Async/Await are awesome

It just became apparent to me that an async function that is called returns a Promise and that is really great. The reason is that there are few libraries that work great with it, including server for Node.js and Jest.

Good news: from Node.js 7.6 you have native async/await support!

Server middleware

By building Comments Network I learned a couple of tricks. If we were to do it naively we could implement it like this with server:

// Promise-based requests
server(get('/story/:id', ctx => {
request(`API CALL${ctx.req.params.id}`).then(api => {
request(`HN${api.url}${ctx.req.params.id}`).then(hn => {
// Do some work with `api` and `hn` here
ctx.res.send(workedout);
});
});
}));
// Async/Await based requests
server(get('/story/:id', async ctx => {
const api = await request(`API CALL${ctx.req.params.id}`);
const hn = await request(`HN${api.url}${ctx.req.params.id}`);
// Do some work with `api` and `hn` here
ctx.res.send(workedout);
}));

You can use it now and forget about messy Promises and Callback Hell. Of course you will have to use libraries that are based on Promises as well, since some of the popular Node.js libraries such as fs and request are callback-based (check out fs-promise and request-promises).

Testing

Now let’s see about Jest. By default, Jest and other testing frameworks accept two ways of doing asynchronous tests. Through a function that accepts a done parameter or through a function that returns a Promise. But thanks to async the third option is a no-brainer (see it live):

// Callback based
it('can be loaded', done => {
drive.load().then(db => {
expect(db.data).toEqual(jasmine.any(Array));
expect(db.data.length).toBeGreaterThan(0);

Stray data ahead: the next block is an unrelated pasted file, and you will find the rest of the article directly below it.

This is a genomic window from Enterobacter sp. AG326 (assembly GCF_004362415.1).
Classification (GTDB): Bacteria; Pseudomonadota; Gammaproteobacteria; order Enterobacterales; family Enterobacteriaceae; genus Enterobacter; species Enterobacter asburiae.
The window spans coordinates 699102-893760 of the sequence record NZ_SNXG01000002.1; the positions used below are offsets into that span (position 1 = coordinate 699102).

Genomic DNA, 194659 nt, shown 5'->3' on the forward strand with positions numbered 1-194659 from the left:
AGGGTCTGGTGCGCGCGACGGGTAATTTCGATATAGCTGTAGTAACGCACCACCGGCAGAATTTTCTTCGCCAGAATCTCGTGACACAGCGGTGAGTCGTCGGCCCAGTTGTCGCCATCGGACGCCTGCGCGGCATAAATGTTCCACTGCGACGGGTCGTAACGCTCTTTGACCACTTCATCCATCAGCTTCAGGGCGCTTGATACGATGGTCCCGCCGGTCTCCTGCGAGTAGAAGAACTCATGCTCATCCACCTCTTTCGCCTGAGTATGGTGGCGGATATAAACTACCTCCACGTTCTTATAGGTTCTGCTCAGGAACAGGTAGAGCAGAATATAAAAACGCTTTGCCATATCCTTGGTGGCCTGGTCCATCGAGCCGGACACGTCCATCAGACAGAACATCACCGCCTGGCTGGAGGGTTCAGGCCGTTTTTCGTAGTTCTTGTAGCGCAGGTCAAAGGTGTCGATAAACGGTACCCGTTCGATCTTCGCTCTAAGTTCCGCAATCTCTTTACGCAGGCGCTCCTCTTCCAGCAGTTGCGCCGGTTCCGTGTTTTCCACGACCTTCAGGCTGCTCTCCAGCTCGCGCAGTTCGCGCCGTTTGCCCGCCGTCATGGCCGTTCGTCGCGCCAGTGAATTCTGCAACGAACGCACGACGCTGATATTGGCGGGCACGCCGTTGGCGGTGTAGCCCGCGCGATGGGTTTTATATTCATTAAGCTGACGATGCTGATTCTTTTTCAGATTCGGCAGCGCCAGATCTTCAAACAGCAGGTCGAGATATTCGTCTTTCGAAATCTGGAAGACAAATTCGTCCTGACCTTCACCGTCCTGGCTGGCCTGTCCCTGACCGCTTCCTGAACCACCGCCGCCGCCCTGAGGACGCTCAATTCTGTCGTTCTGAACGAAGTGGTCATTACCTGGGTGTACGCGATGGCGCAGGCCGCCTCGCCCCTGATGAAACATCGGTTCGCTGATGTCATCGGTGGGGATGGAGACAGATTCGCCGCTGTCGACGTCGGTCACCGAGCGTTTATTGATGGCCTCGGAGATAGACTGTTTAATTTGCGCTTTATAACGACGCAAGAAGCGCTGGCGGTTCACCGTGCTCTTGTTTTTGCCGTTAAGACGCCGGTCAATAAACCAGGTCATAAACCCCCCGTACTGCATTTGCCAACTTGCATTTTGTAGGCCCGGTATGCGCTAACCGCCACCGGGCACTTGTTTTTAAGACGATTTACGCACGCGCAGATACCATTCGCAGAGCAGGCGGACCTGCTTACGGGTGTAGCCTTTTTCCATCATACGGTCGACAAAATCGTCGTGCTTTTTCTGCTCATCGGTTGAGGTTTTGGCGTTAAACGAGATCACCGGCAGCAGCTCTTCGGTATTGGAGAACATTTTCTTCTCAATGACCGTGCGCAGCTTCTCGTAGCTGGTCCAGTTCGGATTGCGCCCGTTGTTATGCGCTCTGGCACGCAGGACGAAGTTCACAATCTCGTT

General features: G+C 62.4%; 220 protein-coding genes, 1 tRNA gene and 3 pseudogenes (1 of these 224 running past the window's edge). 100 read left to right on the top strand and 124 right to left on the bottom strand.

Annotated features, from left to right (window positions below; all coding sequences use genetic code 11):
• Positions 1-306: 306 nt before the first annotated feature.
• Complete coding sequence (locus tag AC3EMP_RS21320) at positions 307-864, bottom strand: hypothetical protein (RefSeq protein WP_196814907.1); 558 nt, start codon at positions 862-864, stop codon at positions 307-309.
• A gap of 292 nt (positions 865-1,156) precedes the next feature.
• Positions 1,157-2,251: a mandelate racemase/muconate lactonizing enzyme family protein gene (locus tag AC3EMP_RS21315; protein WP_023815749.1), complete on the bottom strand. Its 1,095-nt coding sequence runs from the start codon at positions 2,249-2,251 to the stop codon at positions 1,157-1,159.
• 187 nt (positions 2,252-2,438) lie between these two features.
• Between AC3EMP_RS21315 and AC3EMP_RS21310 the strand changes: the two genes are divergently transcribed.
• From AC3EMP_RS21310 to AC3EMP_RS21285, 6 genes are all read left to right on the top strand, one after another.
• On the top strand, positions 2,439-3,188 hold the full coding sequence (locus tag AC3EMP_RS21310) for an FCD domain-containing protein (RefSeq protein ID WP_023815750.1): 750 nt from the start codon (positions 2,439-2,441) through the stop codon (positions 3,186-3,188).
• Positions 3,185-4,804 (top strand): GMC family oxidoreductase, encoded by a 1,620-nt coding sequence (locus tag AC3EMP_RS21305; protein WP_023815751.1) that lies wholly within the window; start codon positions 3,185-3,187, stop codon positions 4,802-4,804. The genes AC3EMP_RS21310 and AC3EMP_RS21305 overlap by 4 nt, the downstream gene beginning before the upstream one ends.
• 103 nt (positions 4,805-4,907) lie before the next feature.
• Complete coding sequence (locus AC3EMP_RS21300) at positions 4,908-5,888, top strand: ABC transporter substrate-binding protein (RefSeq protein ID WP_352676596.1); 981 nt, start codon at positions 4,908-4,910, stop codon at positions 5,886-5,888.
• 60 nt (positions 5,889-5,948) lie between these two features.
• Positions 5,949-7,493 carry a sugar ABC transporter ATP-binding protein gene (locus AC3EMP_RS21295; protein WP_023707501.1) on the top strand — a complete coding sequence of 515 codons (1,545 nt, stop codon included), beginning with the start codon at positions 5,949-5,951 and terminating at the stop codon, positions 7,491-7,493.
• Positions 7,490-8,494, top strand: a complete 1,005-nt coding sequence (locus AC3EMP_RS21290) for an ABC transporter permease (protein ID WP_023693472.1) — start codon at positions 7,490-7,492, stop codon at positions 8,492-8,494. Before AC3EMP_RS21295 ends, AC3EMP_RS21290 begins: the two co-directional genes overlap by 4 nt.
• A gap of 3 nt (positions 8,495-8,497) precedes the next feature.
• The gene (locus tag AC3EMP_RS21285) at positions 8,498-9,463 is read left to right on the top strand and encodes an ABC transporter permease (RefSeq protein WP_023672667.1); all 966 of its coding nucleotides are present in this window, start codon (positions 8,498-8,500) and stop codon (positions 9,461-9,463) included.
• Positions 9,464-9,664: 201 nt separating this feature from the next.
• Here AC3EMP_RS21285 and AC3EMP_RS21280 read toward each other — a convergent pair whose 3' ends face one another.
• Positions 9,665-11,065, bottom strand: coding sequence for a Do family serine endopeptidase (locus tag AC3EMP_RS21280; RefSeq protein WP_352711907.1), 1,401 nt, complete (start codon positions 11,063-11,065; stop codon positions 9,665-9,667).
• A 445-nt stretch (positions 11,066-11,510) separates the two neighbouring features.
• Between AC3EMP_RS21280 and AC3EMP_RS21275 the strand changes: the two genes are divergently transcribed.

done();
}).catch(done);
});
// Promise based
it('[promise] can be loaded', () => {
return drive.load().then(db => {
expect(db.data).toEqual(jasmine.any(Array));
expect(db.data.length).toBeGreaterThan(0);
});
});
// Async/Await based
it('[async] can be loaded', async () => {
const db = await drive.load();
expect(db.data).toEqual(jasmine.any(Array));
expect(db.data.length).toBeGreaterThan(0);
});

That’s it. You don’t even need a return as functions return when finished so they will resolve then as expected.

HOWEVER not everything is as great as it looks. Testing for a case where an error is thrown is quite more difficult with async:

// Callback based
it('can be loaded', done => {
drive.load().catch(err => done());
});
// Promise based
it('[promise] can be loaded', () => {
let passed = false;
return drive.load().then(db => {
passed = true;
}).catch().then(() => {
if (passed) throw new Error('Did not throw an error');
});
});
// Async/Await based
it('[async] can be loaded', async () => {
try {
const db = await drive.load();
} catch (err) {
return;
}
throw new Error('Did not throw an error');
});

But the good news is that with a bit of code you can fix this:

throws = cb => async () => {
try {
const res = await cb();
} catch(err) {
return;
}
throw new Error('No error was thrown');
};

Then you can use it like this with async/await; back to the good bits:

it('[async] can be loaded', async () => {
await throws(() => drive.load());
});

The future for Javascript is looking quite good even though there’s a long, fragmented road to get there. I’m building server for Node.js to get there faster, subscribe or follow me to get updates!